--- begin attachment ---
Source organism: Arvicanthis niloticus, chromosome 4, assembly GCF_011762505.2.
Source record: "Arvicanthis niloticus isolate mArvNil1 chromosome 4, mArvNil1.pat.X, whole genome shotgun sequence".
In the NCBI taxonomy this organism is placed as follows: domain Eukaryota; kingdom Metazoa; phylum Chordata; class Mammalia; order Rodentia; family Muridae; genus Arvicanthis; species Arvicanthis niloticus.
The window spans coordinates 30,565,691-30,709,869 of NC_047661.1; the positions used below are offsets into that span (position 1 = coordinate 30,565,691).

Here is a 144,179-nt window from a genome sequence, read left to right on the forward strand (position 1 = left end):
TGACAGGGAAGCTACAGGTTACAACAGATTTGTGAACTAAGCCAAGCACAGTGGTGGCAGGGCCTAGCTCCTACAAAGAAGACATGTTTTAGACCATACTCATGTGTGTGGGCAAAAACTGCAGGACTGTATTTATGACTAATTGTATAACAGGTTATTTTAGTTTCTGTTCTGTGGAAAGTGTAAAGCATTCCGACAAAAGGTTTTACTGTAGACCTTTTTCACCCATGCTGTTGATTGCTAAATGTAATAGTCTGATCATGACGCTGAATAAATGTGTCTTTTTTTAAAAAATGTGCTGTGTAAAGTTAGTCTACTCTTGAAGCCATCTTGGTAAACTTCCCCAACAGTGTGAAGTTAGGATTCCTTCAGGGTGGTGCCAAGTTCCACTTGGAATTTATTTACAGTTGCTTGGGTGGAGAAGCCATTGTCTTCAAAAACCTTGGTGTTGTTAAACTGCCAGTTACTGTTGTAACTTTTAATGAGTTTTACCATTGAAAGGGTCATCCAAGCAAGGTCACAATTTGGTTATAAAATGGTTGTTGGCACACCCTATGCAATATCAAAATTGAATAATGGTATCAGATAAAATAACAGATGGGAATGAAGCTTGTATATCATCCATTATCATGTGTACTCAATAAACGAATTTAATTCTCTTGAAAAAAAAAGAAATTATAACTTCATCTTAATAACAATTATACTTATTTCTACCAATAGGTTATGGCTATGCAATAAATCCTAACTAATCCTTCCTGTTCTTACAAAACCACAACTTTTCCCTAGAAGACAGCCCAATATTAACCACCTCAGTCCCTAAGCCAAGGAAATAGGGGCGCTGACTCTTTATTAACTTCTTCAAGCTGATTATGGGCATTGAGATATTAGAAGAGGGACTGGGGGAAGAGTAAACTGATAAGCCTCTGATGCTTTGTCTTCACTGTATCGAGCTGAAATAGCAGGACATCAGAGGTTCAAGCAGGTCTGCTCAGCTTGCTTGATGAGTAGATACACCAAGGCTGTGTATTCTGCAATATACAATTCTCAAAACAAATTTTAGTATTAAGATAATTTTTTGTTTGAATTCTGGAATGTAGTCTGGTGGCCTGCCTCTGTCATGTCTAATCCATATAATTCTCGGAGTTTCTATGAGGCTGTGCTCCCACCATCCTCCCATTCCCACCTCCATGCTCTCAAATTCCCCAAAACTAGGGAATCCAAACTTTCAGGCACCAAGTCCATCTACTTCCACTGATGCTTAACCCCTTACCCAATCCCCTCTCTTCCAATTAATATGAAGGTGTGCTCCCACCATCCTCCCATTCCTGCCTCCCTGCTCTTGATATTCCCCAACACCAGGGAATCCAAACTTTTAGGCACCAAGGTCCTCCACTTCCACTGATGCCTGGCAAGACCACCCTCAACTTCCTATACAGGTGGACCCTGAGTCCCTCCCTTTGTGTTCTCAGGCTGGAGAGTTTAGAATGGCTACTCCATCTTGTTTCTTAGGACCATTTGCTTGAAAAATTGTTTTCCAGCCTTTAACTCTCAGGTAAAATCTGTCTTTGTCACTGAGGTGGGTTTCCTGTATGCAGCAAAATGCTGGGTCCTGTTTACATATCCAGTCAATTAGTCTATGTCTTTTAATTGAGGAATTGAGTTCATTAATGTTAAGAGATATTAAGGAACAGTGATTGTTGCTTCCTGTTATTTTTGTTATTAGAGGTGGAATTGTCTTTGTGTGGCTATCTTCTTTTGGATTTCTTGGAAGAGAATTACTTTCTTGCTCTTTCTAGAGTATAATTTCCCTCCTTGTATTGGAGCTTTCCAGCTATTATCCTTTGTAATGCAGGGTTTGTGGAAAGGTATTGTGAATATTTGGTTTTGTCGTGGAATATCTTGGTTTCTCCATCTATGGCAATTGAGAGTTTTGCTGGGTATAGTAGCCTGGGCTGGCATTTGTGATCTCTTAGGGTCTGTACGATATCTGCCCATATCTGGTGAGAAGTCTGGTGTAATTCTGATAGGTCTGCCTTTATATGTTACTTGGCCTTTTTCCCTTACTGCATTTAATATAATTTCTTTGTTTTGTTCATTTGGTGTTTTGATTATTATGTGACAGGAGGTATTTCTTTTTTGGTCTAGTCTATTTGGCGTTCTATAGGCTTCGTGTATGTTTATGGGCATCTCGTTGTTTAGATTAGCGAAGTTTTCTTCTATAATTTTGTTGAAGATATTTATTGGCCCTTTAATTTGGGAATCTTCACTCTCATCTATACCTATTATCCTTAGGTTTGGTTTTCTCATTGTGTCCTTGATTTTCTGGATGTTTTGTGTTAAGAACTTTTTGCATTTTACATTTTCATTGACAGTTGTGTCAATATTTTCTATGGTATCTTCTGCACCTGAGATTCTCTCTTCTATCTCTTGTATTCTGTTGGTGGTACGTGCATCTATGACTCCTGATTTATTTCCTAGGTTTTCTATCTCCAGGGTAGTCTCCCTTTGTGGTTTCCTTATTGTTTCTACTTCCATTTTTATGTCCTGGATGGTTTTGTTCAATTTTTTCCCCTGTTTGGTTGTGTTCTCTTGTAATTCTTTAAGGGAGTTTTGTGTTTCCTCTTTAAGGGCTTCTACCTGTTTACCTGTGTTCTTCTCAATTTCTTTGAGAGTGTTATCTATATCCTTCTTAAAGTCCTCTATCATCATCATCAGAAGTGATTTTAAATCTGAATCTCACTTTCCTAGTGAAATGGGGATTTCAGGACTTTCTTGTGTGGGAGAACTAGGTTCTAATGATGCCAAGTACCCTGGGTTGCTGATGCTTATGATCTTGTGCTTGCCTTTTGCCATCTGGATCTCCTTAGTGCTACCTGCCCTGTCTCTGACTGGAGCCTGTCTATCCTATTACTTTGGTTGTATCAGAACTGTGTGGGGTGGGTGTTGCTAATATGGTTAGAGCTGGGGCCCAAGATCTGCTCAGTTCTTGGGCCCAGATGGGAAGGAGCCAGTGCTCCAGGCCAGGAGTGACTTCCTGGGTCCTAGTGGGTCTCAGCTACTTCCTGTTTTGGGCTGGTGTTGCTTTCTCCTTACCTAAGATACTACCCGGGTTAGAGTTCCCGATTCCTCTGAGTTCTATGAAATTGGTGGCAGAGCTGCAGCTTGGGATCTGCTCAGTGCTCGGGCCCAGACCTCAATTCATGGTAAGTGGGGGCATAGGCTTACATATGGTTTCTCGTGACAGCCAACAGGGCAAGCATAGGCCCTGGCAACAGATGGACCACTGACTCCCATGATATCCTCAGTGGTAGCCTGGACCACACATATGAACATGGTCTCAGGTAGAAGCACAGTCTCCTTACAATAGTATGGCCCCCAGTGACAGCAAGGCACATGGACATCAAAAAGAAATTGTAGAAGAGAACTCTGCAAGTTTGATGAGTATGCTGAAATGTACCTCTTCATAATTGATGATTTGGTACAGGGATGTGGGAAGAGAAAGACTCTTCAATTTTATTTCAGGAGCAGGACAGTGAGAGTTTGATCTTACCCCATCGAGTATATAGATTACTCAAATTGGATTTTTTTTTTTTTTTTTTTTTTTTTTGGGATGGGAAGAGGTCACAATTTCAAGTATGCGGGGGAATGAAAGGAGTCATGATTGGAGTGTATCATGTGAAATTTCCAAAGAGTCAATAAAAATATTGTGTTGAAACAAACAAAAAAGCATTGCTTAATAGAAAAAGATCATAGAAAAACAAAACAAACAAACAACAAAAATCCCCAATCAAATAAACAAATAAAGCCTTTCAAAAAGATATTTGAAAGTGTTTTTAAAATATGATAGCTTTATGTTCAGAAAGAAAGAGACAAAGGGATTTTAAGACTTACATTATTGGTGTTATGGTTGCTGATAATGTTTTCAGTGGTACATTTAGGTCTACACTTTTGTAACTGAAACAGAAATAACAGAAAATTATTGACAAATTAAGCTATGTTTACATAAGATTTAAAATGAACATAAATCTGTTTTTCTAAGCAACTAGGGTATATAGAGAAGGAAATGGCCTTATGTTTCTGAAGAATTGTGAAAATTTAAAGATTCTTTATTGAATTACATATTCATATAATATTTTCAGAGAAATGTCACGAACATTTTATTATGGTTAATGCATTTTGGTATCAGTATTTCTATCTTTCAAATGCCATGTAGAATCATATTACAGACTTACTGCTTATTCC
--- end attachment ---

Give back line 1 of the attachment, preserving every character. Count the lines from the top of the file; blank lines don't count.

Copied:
Source organism: Arvicanthis niloticus, chromosome 4, assembly GCF_011762505.2.